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Clara Blinn (1847–1868) was a white settler who, with her two-year-old son Willie, was captured by Indians in October 1868 in Colorado Territory during an attack on the wagon train in which she and her family were traveling. She and her little boy were killed on or about November 27, 1868 during or in the immediate aftermath of the Battle of Washita River, in which the camp of the Cheyenne chief Black Kettle was attacked and destroyed by troops of the Seventh U.S. Cavalry under the command of Lt. Col. George Armstrong Custer. Clara and Willie Blinn's bodies were found some two weeks after the fight in one of several abandoned Indian camps along the Washita River near present-day Cheyenne, Oklahoma.

Clara and Willie Blinn remain at the center of a historical controversy over the exact circumstances of their death, the identity of their captors, and the location of their bodies when they were found. Contemporary sources disagree over whether the Blinns were held captive by Kiowas, Cheyennes, or Arapahos and, if by Cheyennes, whether they were held in Black Kettle's camp or in one of the other Cheyenne villages encamped along the Washita River at the time of the attack. Present-day authorities on the Battle of the Washita continue to reflect differing opinions on these questions.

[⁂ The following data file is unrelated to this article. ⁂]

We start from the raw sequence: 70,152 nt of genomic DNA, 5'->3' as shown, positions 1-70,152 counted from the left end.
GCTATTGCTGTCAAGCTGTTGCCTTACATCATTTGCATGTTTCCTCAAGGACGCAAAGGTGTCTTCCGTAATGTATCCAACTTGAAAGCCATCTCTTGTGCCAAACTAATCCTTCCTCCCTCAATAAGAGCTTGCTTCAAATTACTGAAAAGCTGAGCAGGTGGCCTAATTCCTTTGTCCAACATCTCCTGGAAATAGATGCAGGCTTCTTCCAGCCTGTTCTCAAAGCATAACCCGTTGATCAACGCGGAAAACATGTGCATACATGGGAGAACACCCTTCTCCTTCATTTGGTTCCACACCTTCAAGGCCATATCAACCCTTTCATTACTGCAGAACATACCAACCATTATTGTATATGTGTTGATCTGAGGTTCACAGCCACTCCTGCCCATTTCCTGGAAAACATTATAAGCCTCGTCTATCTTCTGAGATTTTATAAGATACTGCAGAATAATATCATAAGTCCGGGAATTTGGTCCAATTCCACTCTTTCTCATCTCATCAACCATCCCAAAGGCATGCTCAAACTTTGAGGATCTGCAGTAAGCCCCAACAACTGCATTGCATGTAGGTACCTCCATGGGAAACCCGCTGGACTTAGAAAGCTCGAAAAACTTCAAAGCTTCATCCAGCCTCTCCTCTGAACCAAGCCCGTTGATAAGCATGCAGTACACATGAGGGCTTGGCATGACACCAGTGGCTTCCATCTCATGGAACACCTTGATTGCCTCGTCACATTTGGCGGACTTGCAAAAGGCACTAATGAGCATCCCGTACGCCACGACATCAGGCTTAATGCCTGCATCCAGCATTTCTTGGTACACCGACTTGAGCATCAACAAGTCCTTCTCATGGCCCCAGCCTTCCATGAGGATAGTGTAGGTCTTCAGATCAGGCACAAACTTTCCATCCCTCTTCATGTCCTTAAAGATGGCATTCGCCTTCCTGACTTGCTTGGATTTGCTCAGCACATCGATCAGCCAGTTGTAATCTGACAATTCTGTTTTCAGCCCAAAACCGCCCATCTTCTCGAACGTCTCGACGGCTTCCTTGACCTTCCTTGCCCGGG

Early life and marriage

Clara Isabel Harrington was born in Elmore, Ohio on October 21, 1847. Daughter of William T. and Harriet Bosley Harrington, who later became proprietors of the Baird House Hotel in Perrysburg, Ohio. She was described by her family as a "tiny, beautiful girl with dark hair, freckles sprinkled across her nose, a dimple in her chin, and an inveterate joker who exuded exuberance and a joy for living."[1]

On August 12, 1865 she married Richard Foote Blinn of Perrysburg.[1] Richard had fought in the American Civil War in the 31st Ohio Cavalry, receiving an early discharge after suffering a wound to his arm from which he never fully recovered. Despite the wound, he later enlisted and served in a "hundred days" volunteer unit.[2] The Blinns were members of the Perrysburg Methodist Episcopal Church. Clara gave birth to a son, William, known as "Willie," in 1866.[1]

Colorado Territory

In spring of 1868, the Harringtons departed Perrysburg to go west, settling in Ottawa, Franklin County, Kansas. Richard and Clara Blinn, with Willie traveled further west, all the way to Colorado Territory. After a few months in Colorado they wrote to Clara's maternal aunt Myra Mottram of their intent to surprise Clara's parents by relocating to Kansas to be nearer to them. However, Clara's aunt evidently told the Harringtons, who waited, futilely, for the arrival of their daughter and her family.[1]